Four years ago, at the climax of fashionable handwringing about the war in Iraq, there was rushed into print a crabbed and cranky book entitled Alexander the Great Failure, a volume whose author portrayed the conqueror as the Donald Rumsfeld of the ancient world. Too arrogant and feckless to care about the rule or the future of the titanic empire he had won by the spear, this NPR Alexander died leaving his conquests both ungoverned and ungovernable. The pointed parallel seems rather quaint now that the progress of our arms has rendered most of Iraq safer than Duluth, and the United States has nearly brought to a quiet end one of the most successful anti-insurgency campaigns in the history of the world.
Yet even that angry author’s indictment of Alexander the Great by recounting the wars fought between his successors could not conceal the fact that those successors were Macedonian—that for centuries Macedonians of Greek speech and culture ruled most of the realm Alexander conquered from what is now western Turkey to what is now Pakistan. The Macedonian achievement in establishing long-term, stable rule over bloodied and alien extents—even over districts through which Alexander himself merely galloped, and where few Macedonians were left behind to sniff the ozone of his thunderbolt—is one of the abiding marvels of history.
To Alexander’s conquests and their legacy, Philip Freeman’s new Alexander the Great is a more useful guide. Born of the author’s own wonder at the achievements of the greatest soldier in the history of the West, Freeman’s book has, unlike Alexander the Great Failure, no tedious political agenda. Clear, concise, stripped-down, and in prose with little unnecessary ornament, it does not soar and wheel like Robin Lane Fox’s immortal Alexander the Great, perhaps the best-written book on ancient history since Gibbon, but neither does it creep and grovel and seek ticks in its tail like Alexander the Great Failure. In his choice of anecdote—a historian of Alexander must decide how many of the countless stories told about Alexander to believe and recount—Freeman uses a sieve neither so generous as to try the reader’s credulity nor so stingy as to deny the reader the story’s joy.
The part of Freeman’s tale of particular interest at this hour is Alexander’s 329-327 b.c. conquest of Afghanistan, a tract of his empire which by the 250s had evolved into an independent Macedonian kingdom extending north to the Aral Sea, and whose kings subjugated much of northern India early in the next century. This so-called Greco-Bactrian Kingdom survived until the late 100s b.c., the origins of its rulers regularly marked on their handsome coins by their confident Macedonian sun-hats. Alexander and his successors were perhaps the last people in history to establish an untroubled dominion over this tragic territory, and in the Thousand Cities of Bactria a Hellenic civilization rooted, budded, and flowered, and when winter finally came, left things of beauty to mark its passing. Even now, when one sees an unprovenanced “Greek” sculpture in the window of an antiquities dealer, it is likely to come from one of the successive sacks of Kabul’s National Museum in the 1990s. And one hardly knows whether to thrash the dealer or shake his hand: for much that was too heavy to be carted away into the illicit antiquities trade was destroyed by fanatical sledgehammers in 2001, when the Taliban belatedly decided that Muslim hostility to icons extended to classical statuary.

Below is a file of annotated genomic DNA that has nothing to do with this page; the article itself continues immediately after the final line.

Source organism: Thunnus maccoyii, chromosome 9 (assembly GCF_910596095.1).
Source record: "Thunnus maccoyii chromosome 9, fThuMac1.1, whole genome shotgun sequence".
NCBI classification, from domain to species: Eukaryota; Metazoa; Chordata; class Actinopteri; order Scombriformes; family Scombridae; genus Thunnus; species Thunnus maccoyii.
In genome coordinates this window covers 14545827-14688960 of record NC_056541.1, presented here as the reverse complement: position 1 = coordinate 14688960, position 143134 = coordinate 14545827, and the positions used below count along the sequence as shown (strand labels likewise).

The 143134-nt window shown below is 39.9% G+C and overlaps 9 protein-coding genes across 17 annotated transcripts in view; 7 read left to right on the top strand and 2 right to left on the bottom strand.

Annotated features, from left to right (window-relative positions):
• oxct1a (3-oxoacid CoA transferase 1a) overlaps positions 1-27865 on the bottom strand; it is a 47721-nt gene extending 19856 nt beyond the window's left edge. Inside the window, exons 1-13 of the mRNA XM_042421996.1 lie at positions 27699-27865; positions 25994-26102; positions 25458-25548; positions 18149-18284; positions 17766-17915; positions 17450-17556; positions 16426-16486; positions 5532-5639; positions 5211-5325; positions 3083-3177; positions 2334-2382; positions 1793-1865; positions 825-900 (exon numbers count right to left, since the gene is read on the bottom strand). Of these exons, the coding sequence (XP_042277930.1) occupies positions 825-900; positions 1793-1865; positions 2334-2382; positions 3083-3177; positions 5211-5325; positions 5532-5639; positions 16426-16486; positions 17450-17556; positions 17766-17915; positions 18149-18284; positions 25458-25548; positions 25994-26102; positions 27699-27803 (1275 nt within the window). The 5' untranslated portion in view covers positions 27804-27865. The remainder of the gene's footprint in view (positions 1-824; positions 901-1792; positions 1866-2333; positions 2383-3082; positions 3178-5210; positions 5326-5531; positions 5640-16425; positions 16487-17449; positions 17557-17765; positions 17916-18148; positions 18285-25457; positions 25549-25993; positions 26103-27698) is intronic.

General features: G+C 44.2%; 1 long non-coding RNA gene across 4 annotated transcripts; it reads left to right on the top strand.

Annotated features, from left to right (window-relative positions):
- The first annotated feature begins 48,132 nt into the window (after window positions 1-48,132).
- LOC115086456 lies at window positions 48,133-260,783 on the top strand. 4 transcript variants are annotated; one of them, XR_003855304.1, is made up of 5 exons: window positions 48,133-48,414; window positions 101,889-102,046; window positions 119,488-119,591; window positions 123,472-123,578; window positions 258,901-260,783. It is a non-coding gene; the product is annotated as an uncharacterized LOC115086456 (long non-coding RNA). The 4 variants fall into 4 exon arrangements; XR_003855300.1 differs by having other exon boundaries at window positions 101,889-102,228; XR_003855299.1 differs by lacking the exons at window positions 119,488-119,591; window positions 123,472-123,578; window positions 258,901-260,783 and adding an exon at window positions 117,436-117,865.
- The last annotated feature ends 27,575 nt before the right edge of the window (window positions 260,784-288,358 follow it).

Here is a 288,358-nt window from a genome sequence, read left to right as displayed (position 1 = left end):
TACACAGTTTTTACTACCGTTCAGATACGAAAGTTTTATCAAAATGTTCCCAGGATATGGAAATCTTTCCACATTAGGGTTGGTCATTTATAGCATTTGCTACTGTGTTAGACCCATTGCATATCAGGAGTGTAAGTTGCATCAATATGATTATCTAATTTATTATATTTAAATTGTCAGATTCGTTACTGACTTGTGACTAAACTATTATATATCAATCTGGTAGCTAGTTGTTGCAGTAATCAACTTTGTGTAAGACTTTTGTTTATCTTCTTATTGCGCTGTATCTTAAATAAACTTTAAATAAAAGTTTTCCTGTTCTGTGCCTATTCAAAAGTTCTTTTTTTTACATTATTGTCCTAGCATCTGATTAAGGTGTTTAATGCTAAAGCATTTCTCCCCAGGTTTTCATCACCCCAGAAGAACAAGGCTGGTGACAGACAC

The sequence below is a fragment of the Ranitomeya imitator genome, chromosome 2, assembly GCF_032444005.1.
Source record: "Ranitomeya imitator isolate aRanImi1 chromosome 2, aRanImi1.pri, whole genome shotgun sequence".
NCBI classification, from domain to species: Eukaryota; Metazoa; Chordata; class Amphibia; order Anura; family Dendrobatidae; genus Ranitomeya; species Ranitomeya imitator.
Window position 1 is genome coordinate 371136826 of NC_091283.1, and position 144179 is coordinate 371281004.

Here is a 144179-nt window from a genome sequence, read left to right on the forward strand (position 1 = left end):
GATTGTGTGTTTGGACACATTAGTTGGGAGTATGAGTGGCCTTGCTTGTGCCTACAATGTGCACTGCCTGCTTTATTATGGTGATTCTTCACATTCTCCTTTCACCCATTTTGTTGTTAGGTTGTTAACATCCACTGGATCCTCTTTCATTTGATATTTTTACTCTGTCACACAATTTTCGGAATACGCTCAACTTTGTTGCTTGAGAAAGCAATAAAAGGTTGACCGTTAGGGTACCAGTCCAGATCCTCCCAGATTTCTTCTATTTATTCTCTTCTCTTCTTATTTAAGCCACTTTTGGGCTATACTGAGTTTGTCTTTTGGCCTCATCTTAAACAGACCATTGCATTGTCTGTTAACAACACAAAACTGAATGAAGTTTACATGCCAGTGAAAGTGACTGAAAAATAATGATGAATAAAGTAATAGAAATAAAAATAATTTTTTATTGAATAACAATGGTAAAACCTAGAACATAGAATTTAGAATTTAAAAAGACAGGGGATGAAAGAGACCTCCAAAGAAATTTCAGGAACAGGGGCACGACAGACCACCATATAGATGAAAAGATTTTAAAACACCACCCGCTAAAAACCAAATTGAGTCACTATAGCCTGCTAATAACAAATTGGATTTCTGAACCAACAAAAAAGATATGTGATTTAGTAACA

How did Alexander control the regions he conquered? He understood naturally what Americans have learned in Iraq and Afghanistan: that in a traditional society power lies in the hands of individuals rather than institutions, and so can far more easily be found already in existence than created anew. As he marched east into strange territories, Alexander did all he could to keep the existing local authorities in place. Many a proud satrap of Persia—if he surrendered his province to the Macedonian with alacrity enough—emerged from a single brief interview with his conqueror a satrap still, but serving a new master. And so the satrap, perhaps with a Greek or Macedonian left to look over his shoulder, continued to rule as he always had, as a local magnate who happened to be satrap, putting his great personal power in the service of government, since the office of satrap had little power of its own. Some of these men proved monsters to their subjects, and others—not surprisingly—traitors to Alexander: Those Alexander was obliged to depose. But that risk had to be taken, because appointing as ruler a person without locally rooted power would usually mean that he had no power at all.